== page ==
The conker aficionados squaring up in playgrounds and villages across Britain may have to face another enemy, as scientists are predicting that the glorious billowing dome of the horse-chestnut tree in bloom could become as rare a sight as that of the English elm within a generation. The problem is the highly invasive leaf-miner moth, which was first spotted in this country in Wimbledon 10 years ago.

Dr Michael Pocock, an ecologist at the National Environment Research Council, who is leading a citizen-science project to investigate its impact, reports that cases of infestation are widespread and have moved as far north as Newcastle. ‘It may seem a little melo-dramatic, but the long-term prognosis for the horse chestnut is quite bleak,’ he argues. ‘There is a high possibility that children born in the next decade may have little chance to experience the sight of a horse chestnut in full blossom.’ Conkers are also becoming smaller and softer and, in time, may not have the ‘smashing’ property that’s essential for the traditional game to be played.

Although the leaf-miner infestation alone won’t kill the tree, Dr Pocock says there are fears that year-on-year infestation can weaken it over time and make it more susceptible to diseases such as a bleeding canker caused by the pathogenic bacterium Pseudomonas syringae pv aesculi, which can lead to death within three to five years. Brian Muelaner, the National Trust’s ancient-trees advisor, concurs: ‘The Trust is losing the trees at an alarming rate, particularly at properties in the South-East, and there is very little that can be done to slow their loss.’ He says that the only option, for a limited number of important individual trees, is to collect all the fallen leaves and destroy them.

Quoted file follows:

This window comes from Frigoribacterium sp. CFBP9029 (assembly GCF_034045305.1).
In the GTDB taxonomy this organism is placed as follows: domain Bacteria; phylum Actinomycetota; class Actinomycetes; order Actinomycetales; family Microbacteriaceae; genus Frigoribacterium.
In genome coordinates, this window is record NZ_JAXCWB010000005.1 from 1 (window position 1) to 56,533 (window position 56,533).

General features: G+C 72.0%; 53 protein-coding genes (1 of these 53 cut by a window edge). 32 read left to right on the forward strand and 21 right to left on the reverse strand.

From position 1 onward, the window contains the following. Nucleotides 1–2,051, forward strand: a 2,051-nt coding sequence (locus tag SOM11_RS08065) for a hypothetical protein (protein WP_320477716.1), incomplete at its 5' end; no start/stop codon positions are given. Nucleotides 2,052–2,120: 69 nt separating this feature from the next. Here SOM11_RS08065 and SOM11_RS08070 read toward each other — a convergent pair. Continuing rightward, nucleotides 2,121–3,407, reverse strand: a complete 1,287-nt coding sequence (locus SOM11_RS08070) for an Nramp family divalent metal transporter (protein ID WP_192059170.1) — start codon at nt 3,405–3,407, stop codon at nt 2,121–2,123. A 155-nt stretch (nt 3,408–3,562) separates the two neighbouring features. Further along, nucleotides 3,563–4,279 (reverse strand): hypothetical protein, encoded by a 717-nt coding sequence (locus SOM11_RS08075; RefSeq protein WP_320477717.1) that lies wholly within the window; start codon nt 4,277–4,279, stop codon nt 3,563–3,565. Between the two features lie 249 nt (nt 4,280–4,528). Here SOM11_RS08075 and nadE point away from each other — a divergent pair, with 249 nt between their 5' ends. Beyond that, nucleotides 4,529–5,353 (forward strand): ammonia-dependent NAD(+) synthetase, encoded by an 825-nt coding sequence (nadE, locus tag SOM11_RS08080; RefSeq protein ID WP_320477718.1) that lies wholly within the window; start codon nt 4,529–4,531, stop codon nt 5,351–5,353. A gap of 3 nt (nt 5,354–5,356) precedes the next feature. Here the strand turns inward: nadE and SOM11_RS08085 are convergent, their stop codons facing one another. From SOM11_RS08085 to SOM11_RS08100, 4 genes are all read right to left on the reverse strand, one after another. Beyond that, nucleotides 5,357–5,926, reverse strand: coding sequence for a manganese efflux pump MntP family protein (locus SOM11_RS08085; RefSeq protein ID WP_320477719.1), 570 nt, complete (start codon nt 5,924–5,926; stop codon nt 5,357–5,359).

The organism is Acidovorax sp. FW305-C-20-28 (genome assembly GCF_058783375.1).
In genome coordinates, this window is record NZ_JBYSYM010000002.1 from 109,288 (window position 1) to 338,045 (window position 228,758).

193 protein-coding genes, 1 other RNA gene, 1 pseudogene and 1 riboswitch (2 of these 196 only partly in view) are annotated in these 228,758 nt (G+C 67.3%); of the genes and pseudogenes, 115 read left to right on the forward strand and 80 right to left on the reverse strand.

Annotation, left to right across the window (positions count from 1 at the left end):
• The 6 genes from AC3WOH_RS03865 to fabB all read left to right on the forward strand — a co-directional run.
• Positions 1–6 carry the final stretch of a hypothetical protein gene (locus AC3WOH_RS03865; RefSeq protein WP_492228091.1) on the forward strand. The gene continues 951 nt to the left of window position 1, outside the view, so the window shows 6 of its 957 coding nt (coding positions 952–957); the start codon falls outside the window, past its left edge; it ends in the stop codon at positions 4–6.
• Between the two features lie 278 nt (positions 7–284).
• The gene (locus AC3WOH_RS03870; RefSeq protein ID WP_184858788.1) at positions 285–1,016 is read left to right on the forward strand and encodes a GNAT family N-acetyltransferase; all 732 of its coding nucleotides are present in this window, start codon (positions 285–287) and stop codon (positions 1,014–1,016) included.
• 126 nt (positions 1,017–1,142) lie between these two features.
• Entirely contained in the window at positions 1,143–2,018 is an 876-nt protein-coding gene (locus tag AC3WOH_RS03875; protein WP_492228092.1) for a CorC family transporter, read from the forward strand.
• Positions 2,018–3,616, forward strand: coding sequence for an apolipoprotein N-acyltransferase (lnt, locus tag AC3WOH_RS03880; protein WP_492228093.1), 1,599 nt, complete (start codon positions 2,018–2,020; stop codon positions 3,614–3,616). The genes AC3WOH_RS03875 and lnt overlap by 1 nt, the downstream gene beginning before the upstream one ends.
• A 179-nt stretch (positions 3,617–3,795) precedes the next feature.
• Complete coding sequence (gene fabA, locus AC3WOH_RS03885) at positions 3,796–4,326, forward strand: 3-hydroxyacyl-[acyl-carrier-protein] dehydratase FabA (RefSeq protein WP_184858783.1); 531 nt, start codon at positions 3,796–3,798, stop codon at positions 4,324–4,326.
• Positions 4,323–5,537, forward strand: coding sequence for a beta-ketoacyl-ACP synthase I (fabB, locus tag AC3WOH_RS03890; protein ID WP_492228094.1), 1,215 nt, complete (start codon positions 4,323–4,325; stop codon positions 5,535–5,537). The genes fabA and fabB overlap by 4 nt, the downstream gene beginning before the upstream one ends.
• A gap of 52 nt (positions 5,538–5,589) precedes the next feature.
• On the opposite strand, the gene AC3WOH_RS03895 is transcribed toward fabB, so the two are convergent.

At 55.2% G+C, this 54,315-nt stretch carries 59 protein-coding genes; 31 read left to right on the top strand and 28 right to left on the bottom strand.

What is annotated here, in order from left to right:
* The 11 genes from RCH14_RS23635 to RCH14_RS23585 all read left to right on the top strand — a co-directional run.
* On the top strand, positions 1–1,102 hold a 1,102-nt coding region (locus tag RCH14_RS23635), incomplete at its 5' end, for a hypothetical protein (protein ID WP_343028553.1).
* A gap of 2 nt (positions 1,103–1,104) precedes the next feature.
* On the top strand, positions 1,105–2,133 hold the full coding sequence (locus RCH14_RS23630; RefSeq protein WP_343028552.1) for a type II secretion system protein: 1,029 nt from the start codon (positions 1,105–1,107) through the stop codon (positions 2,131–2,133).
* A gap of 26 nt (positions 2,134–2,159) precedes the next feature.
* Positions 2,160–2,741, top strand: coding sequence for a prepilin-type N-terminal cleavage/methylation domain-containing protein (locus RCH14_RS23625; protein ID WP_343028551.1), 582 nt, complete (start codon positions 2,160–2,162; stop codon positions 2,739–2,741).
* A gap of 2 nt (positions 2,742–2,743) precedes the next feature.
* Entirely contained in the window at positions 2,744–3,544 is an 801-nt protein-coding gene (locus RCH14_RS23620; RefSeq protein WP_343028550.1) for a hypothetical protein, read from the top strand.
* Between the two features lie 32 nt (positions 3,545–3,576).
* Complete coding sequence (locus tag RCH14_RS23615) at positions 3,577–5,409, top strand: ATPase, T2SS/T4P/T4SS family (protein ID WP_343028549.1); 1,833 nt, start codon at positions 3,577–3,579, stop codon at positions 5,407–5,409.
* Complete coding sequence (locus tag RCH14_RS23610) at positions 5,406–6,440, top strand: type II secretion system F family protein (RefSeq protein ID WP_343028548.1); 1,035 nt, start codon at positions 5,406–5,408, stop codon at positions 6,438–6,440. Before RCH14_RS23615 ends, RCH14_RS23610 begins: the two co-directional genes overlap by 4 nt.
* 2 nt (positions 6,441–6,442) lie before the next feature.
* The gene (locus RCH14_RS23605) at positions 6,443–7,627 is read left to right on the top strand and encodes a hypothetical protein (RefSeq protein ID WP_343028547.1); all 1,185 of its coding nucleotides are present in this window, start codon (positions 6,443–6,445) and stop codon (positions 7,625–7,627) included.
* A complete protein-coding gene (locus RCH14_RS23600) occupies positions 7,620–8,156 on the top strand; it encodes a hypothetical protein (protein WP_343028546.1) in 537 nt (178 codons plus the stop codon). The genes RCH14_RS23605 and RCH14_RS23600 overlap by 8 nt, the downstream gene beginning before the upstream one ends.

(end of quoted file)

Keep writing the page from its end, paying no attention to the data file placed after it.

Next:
This removes the majority of the over-wintering pupae, preventing the first wave of attack, but he points out that this action may be more practical in urban areas than in the countryside. Prof Hugh Evans of Forest Research Wales confirms that there is no evidence that horse chestnuts are dying from leaf-miner attack alone. ‘The fact that the moth tends to attack in “waves”, starting with the lower leaves and then progressing upwards, means the tree has time to photosynthesise and assimilate nutrients before the worst visual affects are apparent.’

Horse chestnuts become diseased when the larvae ‘mine’ into the leaves, causing them to turn a blotchy brown colour and to take on an unmistakable autumnal appearance by midsummer. Prof Evans is heading an EU-funded project investigating the use of biological control agents against insect pests in trees.

The leaf-miner moth was noted in Macedonia in the 1970s, and has since colonised most of Europe, spreading at the rate of 18 miles a year. The Conker Tree Science project shows the process of ‘infilling’ within England and Wales has reached the point where unaffected trees are almost impossible to find. The loss of the horse chestnut may prove to be even more notice-able than the disappearance of elms.

The latter were often trees belonging to the farmed landscape, but horse chestnuts, because of their stately beauty and creamy white flowers-or ‘candles’-in spring blossom, have been widely planted as ornamental trees. Dr Pocock explains that many local authorities have felled trees because of fears about bleeding canker. Horticultural sales of saplings to local authorities and owners of land with public access have fallen by nearly 100%.

For more details and to participate in the investigatory project, visit www.conkertreescience.org.uk

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